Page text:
As you may have read (see last week’s blog), I’ve chosen to refrain from using Facebook for 28 days to try to kick the habit of posting and commenting (and judging and criticizing). The other goal, perhaps the most important one, is to see if I’m a better mother without social networking. Meaning, will I spend more time with my daughters? Will I be less stressed if I’m not as caught up in other people’s problems? Will I eliminate “discussions” with my husband if I stop reporting everything that goes on? Will anyone really care that I’m not announcing my daily mishaps and foul-ups?
For the next month of Monday blogs, I’ll be publishing excerpts from my NoFacebook November diary. Please provide your feedback. I’ll be excited to read it in December. : )
October 29, 2012
Deciding to give up Facebook (temporarily) was exciting and liberating – much like cutting up a well-worn credit card. Freedom! But now, I’m a little sad. It feels like I’m moving and I’ll never see anyone again. Yet, I don’t see anyone anyway. I just chat with maybe 10 or 15 people on a website (when they comment or respond), and I see their faces by way of a profile picture — which might be a snapshot of their cat.
We woke up to six inches of snow and a two-hour school delay. This excited our daughters so much that they stayed awake – in our bed – laughing and carrying on despite my encouragement to go back to sleep. An hour later, a robo call announced that school was indeed closed. And then the power went off.
Mike, the girls and I have spent the day playing Bingo, Crazy 8s, Uno, and “school” (I hate school!). I took two short naps and read magazines that normally rest on tabletops as decoration. I tried to finish the New York Times bestseller, The Perks of Being a Wallflower, but I found the “realistic” tale of a freshman’s struggles with life in high school to be wildly upsetting. I dread 6th grade through 12th, and I’m not entirely thrilled about sending our girls to college.
Around 2:00 p.m., electricity was restored and I ran to my laptop to pull up Facebook. This is going to be harder than I thought. I’m hopeless.
This evening, I’ve stayed glued to the Internet to see if there’s news about Wednesday’s classes. The girls’ elementary school is without power, but I can’t help but wonder about the Halloween party and parade, the pickup of our wrapping paper orders, pajama day and other spirit week festivities. And then I am reminded that half of coastal New Jersey is now a wasteland, and I feel ashamed. I have no problems.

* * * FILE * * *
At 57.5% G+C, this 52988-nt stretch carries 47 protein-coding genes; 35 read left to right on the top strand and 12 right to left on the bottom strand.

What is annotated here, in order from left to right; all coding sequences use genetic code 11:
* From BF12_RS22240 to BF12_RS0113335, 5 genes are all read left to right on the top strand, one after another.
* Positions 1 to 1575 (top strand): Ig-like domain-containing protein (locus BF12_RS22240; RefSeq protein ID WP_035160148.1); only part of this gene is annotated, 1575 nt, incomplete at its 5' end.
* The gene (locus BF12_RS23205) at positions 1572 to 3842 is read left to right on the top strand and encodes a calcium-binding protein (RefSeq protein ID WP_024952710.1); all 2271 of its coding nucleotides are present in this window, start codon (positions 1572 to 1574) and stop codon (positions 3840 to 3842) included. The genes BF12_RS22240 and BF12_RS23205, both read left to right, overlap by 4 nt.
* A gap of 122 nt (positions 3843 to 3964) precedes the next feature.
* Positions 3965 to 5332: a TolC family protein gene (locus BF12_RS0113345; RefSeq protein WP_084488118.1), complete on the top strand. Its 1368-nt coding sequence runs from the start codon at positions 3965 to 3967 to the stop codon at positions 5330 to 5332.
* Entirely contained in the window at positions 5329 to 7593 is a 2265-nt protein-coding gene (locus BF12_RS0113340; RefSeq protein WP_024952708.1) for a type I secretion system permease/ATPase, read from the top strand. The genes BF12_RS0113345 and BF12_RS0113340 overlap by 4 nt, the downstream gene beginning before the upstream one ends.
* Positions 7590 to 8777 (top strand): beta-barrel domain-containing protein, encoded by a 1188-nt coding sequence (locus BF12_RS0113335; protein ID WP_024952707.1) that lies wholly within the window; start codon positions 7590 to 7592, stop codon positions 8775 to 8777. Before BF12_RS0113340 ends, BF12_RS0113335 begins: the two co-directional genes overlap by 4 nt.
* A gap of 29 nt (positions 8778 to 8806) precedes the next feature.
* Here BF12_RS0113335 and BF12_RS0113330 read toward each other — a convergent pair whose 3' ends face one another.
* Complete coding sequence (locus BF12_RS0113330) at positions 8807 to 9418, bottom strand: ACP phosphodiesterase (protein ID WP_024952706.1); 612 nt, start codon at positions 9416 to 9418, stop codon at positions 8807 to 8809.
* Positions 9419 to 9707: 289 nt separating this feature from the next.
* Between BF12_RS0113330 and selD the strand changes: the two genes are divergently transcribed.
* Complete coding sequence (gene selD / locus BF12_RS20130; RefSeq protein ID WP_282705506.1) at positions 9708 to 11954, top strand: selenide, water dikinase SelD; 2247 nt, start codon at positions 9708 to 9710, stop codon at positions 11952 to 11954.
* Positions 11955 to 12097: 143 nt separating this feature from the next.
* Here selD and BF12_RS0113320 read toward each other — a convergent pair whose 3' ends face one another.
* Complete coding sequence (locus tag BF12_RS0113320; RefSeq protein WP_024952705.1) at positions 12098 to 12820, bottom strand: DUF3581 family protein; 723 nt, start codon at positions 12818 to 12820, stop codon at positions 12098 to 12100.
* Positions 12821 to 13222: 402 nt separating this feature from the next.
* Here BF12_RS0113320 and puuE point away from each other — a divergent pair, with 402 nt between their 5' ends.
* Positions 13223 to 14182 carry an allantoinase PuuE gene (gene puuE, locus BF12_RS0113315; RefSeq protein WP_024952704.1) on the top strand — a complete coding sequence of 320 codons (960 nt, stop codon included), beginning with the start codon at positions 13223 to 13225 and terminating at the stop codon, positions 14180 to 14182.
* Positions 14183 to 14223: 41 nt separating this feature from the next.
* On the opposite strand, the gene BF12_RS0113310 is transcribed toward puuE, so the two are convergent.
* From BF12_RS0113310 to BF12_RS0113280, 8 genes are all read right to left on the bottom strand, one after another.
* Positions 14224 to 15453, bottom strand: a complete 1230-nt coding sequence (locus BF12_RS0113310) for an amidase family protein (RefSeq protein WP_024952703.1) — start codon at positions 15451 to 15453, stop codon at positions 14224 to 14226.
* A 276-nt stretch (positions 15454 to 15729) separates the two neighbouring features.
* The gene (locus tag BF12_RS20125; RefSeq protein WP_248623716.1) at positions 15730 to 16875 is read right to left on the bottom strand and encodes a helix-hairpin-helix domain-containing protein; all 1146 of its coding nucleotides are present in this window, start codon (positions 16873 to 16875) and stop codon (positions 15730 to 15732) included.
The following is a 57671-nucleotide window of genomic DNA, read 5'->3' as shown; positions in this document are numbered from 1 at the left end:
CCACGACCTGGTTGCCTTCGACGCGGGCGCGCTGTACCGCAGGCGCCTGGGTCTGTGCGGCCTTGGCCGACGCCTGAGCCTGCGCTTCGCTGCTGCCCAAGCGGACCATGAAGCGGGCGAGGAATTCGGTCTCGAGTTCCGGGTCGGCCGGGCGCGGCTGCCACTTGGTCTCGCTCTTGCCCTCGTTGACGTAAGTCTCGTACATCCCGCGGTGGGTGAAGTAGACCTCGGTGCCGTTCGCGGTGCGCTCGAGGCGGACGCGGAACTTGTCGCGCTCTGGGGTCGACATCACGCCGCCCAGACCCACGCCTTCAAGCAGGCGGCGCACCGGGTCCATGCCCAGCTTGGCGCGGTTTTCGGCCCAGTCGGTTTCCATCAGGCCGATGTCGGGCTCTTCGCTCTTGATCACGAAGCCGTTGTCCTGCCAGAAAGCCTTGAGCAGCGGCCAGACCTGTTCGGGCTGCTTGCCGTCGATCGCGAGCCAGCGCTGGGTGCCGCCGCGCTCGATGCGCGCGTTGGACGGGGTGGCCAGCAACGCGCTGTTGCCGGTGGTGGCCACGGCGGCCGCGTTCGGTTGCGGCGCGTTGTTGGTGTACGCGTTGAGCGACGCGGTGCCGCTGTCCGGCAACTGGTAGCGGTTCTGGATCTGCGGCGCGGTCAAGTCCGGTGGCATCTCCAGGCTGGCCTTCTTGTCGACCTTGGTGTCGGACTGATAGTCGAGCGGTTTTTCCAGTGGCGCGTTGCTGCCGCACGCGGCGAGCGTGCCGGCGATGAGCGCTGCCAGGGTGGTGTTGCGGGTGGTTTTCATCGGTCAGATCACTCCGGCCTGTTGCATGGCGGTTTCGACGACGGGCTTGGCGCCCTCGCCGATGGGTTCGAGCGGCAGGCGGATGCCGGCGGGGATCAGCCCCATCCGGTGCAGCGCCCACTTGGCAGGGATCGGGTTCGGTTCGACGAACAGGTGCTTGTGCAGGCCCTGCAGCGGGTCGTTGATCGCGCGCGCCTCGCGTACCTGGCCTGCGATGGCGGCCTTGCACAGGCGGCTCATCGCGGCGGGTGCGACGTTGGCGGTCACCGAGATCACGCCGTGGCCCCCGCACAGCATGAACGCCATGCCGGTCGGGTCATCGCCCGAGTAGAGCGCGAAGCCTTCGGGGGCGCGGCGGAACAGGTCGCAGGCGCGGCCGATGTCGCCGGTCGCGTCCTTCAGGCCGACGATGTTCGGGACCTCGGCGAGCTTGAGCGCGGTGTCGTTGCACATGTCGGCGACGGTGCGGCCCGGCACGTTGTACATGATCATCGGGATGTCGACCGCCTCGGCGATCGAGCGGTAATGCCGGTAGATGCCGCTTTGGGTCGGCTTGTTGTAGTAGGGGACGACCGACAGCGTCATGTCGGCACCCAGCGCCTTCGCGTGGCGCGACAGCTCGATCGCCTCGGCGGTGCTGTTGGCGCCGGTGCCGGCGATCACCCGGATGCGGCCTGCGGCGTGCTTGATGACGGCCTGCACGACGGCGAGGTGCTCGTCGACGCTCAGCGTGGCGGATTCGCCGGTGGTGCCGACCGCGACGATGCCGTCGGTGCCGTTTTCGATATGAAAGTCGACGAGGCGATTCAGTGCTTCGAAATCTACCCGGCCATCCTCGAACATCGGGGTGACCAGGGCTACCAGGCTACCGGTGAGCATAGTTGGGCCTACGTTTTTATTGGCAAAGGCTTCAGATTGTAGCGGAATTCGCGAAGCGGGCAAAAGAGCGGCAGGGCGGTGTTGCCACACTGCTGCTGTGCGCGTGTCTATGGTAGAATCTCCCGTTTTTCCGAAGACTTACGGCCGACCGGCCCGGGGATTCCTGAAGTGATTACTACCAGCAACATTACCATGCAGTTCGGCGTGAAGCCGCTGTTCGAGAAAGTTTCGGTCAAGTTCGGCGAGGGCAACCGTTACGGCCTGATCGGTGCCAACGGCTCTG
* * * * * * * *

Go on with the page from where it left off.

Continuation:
The girls haven’t been on my iPad as much as I expected. They’ve played “school”, “office” and now “house”. Maryn has a doll that gets sick when you press her tummy (seems like a natural response). The doll’s cheeks light up to alert that she has a fever and then she coughs and cries until you pat her back. Her name is Claudia, but I call her Baby Swine Flu.
Frankenstorm has decided to hover over our house. Maryn woke up with stomach cramps of her own, and when asked if she was too sick to go trick-or-treating tonight, she replied, “Yes.” She must feel awful. The kid hunts candy as if it’s her job.
She has to get better quickly and she can’t give it to Ava (or to me) because I have three appointments tomorrow. I had to cancel everything today even though school is back in session. Somehow, I have to get through a new client visit, faculty orientation (I’m teaching communication classes), and a rescheduled Halloween party and parade. I need to turn two puny kids into perky WVU Cheerleaders. I’ll be dressed as the Bride of Frankenstorm.
The telephone rang a few minutes ago, and I answered it only to be greeted by static. “Hello…”
Assuming it was a political call of some sort, I was just about to hang up when I heard a robotic voice representing Kanawha County Schools announce that my daughter, Maryn, was absent from school today. Click.